If you ever want to discover just how corrosive saltwater can get, try this little experiment for yourself: fill up a sand pail with water from the beach, dunk a standard metal dinner-fork in the pail, and then wait overnight. In the morning, you’re more than liable to see a fine coating of rust up and down the fork’s surface. In short, it doesn’t take an advanced degree in chemical engineering to realize that saltwater is a whole lot more corrosive than freshwater.
While freshwater corrodes metals at a relatively slow rate (after all, you’re not going to see rust on your forks and knives if you leave them overnight in a pan that’s brimming with regular tap-water), the sodium chloride in seawater acts as a catalyst and accelerator for rust-growth. Time and again, ships, berths, harbor cranes, and oil platforms have discovered this problem the hard way -- seawater eats away at surfaces, eventually eroding them to the point where it intrudes into the proper functioning of seaborne electrical systems.
Think about the electric-powered infrastructure in America that gets exposed to ocean water day-in and day-out. Now, think about how the annual cost of seawater corrosion in the United States runs somewhere around $2.7 billion. It doesn’t take an economics degree to realize that’s a heap of money.
Many industrial basket strainer companies make a point of sounding overly technical about seawater corrosion. They’ll trot out various points of scientific terminology that let you know they’re well-versed about corrosion and its various effects on sundry materials. But from our standpoint, with all due respect, all of that’s just salesmanship and window dressing. We know our stuff here at Fluidtrol as well as anyone, but we also abide by the principle that when it comes to explaining science to our customers, “If you can’t explain it simply, you don’t understand it well enough.” You know who said that? Albert Einstein. If it’s good enough for Einstein, it’s good enough for us.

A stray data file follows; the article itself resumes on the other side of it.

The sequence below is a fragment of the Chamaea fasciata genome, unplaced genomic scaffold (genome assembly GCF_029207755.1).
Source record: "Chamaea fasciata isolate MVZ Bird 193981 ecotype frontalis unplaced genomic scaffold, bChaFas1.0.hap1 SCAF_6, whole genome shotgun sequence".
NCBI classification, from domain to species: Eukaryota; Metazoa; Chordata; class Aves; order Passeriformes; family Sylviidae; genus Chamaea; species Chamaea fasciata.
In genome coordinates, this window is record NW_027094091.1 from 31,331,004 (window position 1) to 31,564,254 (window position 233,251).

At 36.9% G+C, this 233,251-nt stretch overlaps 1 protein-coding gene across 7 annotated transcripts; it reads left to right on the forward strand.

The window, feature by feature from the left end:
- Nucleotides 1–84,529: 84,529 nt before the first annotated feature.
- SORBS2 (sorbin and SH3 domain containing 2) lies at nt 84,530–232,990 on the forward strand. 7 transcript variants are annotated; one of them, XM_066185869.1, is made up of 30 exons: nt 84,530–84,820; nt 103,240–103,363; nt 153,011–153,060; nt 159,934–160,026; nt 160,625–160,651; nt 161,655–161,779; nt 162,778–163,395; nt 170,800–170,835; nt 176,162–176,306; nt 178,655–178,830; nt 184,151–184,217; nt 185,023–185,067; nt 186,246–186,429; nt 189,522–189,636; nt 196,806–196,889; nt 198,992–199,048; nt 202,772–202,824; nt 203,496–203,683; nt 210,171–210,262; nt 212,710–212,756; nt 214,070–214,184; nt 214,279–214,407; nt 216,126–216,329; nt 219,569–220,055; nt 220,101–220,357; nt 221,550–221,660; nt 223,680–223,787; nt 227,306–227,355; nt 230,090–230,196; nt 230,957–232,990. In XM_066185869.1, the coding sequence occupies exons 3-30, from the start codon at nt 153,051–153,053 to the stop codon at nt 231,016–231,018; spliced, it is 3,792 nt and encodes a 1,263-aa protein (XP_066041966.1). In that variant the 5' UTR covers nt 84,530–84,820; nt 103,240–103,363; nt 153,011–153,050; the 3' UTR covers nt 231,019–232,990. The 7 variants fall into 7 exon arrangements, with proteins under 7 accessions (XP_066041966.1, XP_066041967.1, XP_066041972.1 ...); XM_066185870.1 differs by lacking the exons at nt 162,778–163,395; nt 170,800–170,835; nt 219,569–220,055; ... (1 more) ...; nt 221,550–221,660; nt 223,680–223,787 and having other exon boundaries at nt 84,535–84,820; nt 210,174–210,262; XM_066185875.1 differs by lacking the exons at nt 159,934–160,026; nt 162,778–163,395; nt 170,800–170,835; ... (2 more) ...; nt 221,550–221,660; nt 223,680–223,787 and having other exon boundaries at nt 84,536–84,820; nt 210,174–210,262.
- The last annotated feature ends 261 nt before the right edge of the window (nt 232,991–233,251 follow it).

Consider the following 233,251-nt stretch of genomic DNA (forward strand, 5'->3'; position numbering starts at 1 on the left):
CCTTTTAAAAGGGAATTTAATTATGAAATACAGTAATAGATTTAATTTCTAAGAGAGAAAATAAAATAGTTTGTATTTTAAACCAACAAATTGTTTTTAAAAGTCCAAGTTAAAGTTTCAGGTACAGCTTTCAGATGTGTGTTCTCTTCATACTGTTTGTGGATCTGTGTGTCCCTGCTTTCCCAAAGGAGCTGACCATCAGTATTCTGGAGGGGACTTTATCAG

Since 1992, we’ve been in the business of fabricating basket strainers that fight the long-term corrosive effects of seawater. We’re especially geared towards providing steel structures exposed to seawater with the means to protect their electrical functioning. Our laminate construction aquatic strainers can be made, if needed, to conform to ASME codes for non-metallic pressure vessels. Likewise, our stainless strainers are fabricated from SCH 10 304 stainless steel and possess the same attributes and features. We know what it takes to build a substantive product that lasts the long-haul against saltwater.
Finally, we have a new product, our large FRP basket strainers for corrosive fluids, which boast a pressure rating of 150 PSI and provide the perfect solution for seawater-exposed applications such as desalinization and seawater HVAC systems.
We know the right steps to take and the dos and don’ts. In other words, we know corrosion like the back of your fork.